Treasury, Doctors Negotiate Into the Night in Attempt to Bridge Impasse

Judges warn that Israel's public medicine could go into a full-blown strike, which would be disastrous for its citizens.

Discussions between the Finance Ministry and the doctors continued into the night yesterday as the sides attempted to get past the impasse in negotiations.

The doctors declared a labor dispute 127 days ago.

Doctors and residents at Meir Hospital - Alon Ron - July 2011
Alon Ron

During yesterday's deliberations at the Tel Aviv Labor Court, the Finance Ministry asked the court to issue injunctions against the striking doctors, forcing the matter into arbitration. The Israel Medical Association rejected the arbitration request and asked the court to let talks continue in their current format.

Attorney Orna Lin, representing the IMA, called for Prime Minister Benjamin Netanyahu to get involved in resolving the crisis.

During deliberations, the judges warned that Israel's public medicine as a whole could go into a full-blown strike, which would be disastrous for citizens.

Earlier in the day, the doctors union at Meir Hospital met to discuss emergency labor action. They unanimously decided that if the Labor Court decided to order arbitration and block their labor protest, the doctors would launch an open-ended hunger strike.

"If this occurs, in 48 hours we will be unable to work, and the hospital will be emptied of doctors, without violating the injunctions," said Dr. Zvi Klein, head of the union at Meir Hospital.

The doctors' union at Meir told the IMA that if the court decides to keep the current negotiation format, then talks should start from zero, with a list of demands being presented.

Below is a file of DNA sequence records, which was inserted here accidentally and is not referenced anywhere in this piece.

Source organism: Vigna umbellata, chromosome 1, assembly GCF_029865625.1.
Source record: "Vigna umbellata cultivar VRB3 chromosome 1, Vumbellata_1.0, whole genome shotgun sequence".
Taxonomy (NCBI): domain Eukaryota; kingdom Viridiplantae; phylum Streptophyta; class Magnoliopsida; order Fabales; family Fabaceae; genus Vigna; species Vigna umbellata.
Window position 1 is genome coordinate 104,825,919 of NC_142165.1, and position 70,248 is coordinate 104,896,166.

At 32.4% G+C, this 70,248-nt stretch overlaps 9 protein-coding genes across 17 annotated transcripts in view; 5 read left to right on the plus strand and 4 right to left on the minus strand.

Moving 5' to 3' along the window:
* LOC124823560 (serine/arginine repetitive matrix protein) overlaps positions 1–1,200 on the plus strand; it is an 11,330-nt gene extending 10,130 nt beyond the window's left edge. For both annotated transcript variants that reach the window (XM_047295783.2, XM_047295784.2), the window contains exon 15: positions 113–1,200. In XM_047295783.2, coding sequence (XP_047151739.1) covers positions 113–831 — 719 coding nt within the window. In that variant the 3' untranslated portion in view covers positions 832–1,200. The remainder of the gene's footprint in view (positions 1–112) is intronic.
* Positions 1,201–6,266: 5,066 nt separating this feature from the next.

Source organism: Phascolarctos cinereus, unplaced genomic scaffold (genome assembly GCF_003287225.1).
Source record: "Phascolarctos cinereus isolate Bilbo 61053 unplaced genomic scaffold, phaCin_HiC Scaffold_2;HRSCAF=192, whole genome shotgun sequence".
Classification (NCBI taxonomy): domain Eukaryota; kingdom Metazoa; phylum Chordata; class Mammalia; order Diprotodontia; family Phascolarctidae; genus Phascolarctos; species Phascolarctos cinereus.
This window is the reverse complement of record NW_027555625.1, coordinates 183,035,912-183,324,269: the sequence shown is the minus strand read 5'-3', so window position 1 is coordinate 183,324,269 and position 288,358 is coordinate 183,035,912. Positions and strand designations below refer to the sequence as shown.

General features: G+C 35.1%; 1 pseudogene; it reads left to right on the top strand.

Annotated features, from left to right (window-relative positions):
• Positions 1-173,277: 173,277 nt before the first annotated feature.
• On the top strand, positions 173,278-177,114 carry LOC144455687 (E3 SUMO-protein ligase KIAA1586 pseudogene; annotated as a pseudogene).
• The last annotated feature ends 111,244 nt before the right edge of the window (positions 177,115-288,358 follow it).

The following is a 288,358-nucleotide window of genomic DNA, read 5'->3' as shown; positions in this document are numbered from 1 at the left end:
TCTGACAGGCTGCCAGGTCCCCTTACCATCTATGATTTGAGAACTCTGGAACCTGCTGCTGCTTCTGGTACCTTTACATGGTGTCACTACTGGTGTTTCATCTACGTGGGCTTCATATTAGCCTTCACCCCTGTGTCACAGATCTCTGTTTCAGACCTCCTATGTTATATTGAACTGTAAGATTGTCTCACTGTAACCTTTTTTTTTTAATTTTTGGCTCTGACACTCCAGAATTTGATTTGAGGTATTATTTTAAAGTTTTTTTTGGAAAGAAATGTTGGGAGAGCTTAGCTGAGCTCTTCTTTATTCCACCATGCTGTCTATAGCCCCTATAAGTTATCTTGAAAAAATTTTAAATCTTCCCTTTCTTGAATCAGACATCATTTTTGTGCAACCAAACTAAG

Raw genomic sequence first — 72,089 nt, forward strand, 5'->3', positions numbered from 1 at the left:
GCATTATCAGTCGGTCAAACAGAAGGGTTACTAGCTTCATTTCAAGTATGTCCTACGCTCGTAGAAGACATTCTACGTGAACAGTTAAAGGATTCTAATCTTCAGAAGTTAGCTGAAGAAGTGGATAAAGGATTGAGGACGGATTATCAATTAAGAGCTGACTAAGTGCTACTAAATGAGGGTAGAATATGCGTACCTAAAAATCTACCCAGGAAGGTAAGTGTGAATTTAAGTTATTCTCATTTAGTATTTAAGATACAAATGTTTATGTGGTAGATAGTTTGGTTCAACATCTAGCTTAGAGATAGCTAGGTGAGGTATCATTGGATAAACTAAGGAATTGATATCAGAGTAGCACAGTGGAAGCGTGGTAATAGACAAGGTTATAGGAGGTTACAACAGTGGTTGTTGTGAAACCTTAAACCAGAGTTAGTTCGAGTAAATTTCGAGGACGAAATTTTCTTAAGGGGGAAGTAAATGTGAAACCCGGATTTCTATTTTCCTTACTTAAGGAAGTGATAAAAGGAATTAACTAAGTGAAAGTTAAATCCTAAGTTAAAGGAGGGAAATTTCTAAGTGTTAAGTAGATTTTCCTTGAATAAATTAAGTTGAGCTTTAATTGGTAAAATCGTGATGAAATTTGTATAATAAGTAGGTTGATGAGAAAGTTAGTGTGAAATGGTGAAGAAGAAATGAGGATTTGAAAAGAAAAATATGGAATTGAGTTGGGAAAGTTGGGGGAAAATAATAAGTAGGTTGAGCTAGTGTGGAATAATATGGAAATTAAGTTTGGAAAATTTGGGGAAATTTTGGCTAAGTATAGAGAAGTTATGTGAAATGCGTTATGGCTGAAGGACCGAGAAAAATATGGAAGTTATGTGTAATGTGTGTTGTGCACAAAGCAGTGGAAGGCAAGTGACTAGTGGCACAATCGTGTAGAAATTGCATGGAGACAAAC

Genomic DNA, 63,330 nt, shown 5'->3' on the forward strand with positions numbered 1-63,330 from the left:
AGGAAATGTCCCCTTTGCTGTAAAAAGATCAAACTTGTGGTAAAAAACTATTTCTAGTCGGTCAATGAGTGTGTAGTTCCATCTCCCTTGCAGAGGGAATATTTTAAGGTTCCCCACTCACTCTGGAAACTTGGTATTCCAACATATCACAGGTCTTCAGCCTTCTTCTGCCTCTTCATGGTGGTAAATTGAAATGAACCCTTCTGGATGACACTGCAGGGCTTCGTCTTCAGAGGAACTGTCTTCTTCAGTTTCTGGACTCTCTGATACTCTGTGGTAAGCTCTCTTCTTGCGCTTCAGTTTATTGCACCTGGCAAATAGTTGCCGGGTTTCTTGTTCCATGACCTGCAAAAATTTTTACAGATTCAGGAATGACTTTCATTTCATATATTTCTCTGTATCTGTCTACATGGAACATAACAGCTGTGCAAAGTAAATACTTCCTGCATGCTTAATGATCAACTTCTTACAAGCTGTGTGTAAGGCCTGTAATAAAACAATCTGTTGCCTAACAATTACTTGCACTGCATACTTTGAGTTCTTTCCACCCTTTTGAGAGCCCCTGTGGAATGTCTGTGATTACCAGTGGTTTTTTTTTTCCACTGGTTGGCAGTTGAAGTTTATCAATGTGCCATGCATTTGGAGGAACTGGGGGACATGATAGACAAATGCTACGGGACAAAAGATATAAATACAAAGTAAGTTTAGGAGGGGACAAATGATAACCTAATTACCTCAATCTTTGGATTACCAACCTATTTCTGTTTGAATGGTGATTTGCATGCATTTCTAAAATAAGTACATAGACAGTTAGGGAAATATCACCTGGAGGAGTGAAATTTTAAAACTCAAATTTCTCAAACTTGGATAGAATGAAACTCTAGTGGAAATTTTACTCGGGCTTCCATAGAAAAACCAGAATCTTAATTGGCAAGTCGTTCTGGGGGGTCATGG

The demands would include raising interns' wages to NIS 50 per hour, not including specialists on duty; immediately adding positions for new doctors; and no long-term agreement, Klein said.

On Thursday, more than 100 interns at Meir Hospital launched a hunger strike, which they broke that evening at the IMA's request.

Other hospital unions met yesterday, but decided to wait for the court's ruling before deciding where to take their campaign.

In the draft agreement put forth last week between the IMA and the treasury, the two sides had agreed that the doctors would punch in on a time clock and that the agreement would be in force for eight years. This infuriated the interns, who oppose having a time clock and a long-term commitment.

The proposed agreement also included hiring 650 new doctors over the next three years. The interns claim this is not enough.

The union of interns, Mirsham, reiterated yesterday its demand for immediately creating new positions for 1,000 medical personnel, noting that the interns' protest is spreading through hospitals around the country.

During a meeting on Saturday night, representatives from all hospitals decided to set up under Mirsham a new union representing "young doctors" to coordinate the campaign for interns, specialists and medical students.